About Me

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IN, United States
I love the Lord and my big crazy family. My husband and I have been together for 43 years. I am a mother of two grown children and a grandmother to four biological grandchildren and six others. I own and operate my own home care business primarily for the elderly. Many sites have been sold or did upgrades which messed up back links, if you find a broken link let me know and I will fix it.I have written online articles for Bubblews, Seekyt, TopicSpotter and Triond. You may still find some of my articles on Ehow/Demand Studio.

Wednesday, September 30, 2015

Potassium:Are You Getting Too Much

We all need potassium for our bodies to function properly, however, getting too much can do harm especially with the elderly. Do you know what your levels are and how much potassium you need?
Bananas are high in Potassium

If you have high blood pressure, reducing your sodium intake is fantastic but according to Colorado State University, “Newer evidence suggests that dietary potassium may play a role in decreasing blood pressure. Potassium is involved in nerve function, muscle control and blood pressure. A diet low in potassium and high in sodium may be a factor in high blood pressure. Increasing potassium in the diet may protect against hypertension in people who are sensitive to high levels of sodium.”

American Heart Association gives us the following list of Potassium rich foods for those who need it:

  • Sweet potatoes
  • Potatoes
  • Greens
  • Spinach
  • Mushrooms
  • Lima beans
  • Peas
  • Bananas
  • Tomatoes, tomato juice and tomato sauce (look for low-sodium versions)
  • Oranges and orange juice
  • Cantaloupe and honeydew melon
  • Grapefruit and grapefruit juice (talk to your healthcare provider if you're taking a cholesterol-lowering drug) 
  •  Prunes and prune juice
  • Apricots and apricot juice
  • Raisins and dates
  • Fat-free or low-fat (1 percent) milk
  • Fat-free yogurt
  • Halibut
  • Tuna
  • Molasses 

The recommended dose of potassium for adults is 4.7 grams or 4700 mg. and getting the potassium in our diets for most people is easy, however for some, especially the elderly too much potassium is harmful.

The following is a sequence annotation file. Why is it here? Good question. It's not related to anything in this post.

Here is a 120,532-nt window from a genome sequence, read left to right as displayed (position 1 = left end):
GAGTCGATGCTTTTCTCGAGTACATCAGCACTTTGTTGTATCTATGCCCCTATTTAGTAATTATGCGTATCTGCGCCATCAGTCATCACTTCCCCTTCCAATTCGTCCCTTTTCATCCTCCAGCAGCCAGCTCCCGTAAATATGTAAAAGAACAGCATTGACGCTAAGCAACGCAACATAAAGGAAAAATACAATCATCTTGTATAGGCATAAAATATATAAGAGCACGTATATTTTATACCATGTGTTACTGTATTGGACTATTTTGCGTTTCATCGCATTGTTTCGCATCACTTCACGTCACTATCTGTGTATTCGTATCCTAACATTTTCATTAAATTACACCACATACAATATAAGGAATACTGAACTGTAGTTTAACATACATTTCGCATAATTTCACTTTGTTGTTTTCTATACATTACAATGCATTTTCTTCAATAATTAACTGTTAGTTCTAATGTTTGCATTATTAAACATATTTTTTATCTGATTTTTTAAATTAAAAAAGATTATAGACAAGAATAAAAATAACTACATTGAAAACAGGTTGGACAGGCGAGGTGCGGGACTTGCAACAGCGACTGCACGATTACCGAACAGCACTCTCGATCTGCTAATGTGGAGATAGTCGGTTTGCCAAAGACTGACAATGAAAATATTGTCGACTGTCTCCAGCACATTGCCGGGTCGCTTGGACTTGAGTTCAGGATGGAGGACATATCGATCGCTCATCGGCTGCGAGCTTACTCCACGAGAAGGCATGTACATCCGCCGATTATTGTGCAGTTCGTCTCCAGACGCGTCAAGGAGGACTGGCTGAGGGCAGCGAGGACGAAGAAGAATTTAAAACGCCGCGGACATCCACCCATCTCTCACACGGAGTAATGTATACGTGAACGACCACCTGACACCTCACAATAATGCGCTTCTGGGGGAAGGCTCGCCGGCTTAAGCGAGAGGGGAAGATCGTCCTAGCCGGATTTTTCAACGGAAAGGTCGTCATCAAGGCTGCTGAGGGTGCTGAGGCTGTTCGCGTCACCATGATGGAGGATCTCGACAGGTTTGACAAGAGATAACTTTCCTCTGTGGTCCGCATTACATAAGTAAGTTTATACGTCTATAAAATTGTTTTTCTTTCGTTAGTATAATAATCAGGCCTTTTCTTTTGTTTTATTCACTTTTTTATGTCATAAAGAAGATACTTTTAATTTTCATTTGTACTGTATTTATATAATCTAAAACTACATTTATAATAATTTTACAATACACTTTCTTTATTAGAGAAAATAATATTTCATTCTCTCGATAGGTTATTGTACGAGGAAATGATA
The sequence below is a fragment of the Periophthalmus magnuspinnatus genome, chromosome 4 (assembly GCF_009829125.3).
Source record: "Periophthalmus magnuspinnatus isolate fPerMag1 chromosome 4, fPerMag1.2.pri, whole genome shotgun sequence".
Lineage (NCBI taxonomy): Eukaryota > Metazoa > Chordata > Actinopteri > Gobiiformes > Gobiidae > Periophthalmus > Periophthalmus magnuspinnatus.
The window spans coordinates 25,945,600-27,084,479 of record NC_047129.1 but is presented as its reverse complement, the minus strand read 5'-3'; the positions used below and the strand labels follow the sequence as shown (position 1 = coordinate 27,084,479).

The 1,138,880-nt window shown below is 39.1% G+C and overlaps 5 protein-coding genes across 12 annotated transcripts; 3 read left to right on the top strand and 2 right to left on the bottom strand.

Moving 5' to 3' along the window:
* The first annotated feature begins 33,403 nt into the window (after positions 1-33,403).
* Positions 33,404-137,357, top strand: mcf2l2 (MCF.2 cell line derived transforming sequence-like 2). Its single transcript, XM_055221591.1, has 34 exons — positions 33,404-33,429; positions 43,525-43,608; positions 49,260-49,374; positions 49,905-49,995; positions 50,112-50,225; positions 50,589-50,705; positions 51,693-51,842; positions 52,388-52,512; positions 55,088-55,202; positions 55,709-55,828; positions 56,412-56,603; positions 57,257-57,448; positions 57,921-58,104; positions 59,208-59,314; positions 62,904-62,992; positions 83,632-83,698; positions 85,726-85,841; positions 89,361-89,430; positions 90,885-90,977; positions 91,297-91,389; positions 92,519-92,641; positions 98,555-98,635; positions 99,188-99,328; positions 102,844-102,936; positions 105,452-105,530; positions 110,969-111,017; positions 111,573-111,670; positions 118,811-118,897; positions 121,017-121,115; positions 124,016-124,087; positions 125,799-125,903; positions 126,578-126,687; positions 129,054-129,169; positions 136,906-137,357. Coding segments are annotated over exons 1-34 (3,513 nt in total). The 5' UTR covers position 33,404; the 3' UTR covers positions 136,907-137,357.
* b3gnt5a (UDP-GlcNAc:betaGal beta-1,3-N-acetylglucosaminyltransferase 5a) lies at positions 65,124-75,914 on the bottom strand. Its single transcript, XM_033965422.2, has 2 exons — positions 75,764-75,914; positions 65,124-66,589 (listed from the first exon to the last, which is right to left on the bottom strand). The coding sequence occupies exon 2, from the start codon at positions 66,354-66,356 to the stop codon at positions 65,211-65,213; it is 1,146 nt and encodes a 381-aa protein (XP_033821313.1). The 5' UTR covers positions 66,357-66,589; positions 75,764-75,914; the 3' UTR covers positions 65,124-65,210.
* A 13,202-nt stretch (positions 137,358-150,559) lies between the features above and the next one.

According to one of my clients, which asked to remain anonymous, here is what they face on a daily basis. “We have battled electrolyte imbalance in my mother for the past two years as her kidney and heart function decline, resulting in hospitalizations and rehab in nursing homes. That care always restores her mental clarity and strength because there she must adhere to the proper diet and hydration. The solution for her is a very well monitored low-sodium, low-potassium, high protein diet with six cups of liquid daily, but it is extremely difficult for my mother and stepfather to comprehend the critical importance of this or accept the dietary restrictions. It means changing a very established lifestyle. The most troubling result of not following the diet and staying hydrated has been the impact on her mind. She becomes confused and at worst, combative with dementia-like symptoms, which sometimes has been followed by a TIA or stroke, or more damage to her heart. When she eats and drinks correctly, her physical strength, mental sharpness and disposition improve."


  • Raisins
  • Any kind of potato
  • Lima beans and pinto beans
  • Tomatoes or tomato sauce or ketchup
  • Squash
  • Spinach
  • Prunes
  • Bananas
  • Red beets
  • Cantaloupe or muskmelon
  • Oranges and orange juice


  • Apples, apple juice, applesauce
  • Apricots
  • Blueberries
  • Cranberries, cranberry juice cocktails
  • Fruit cocktail
  • Grapes, grape juice
  • Canned Peaches (not fresh)
  • Canned Pears
  • Plums
  • Raspberries
  • Watermelon
  • Cabbage
  • Cauliflower
  • Cucumber
  • Green beans
  • Lettuce, all types
  • Mushrooms
  • Onions
  • Radishes

It is important to pay attention to our bodies. If things are not right, see a doctor and follow the instructions they give you. The restrictions are not to punish you, instead to make you healthier. Potassium: Are you getting too much?

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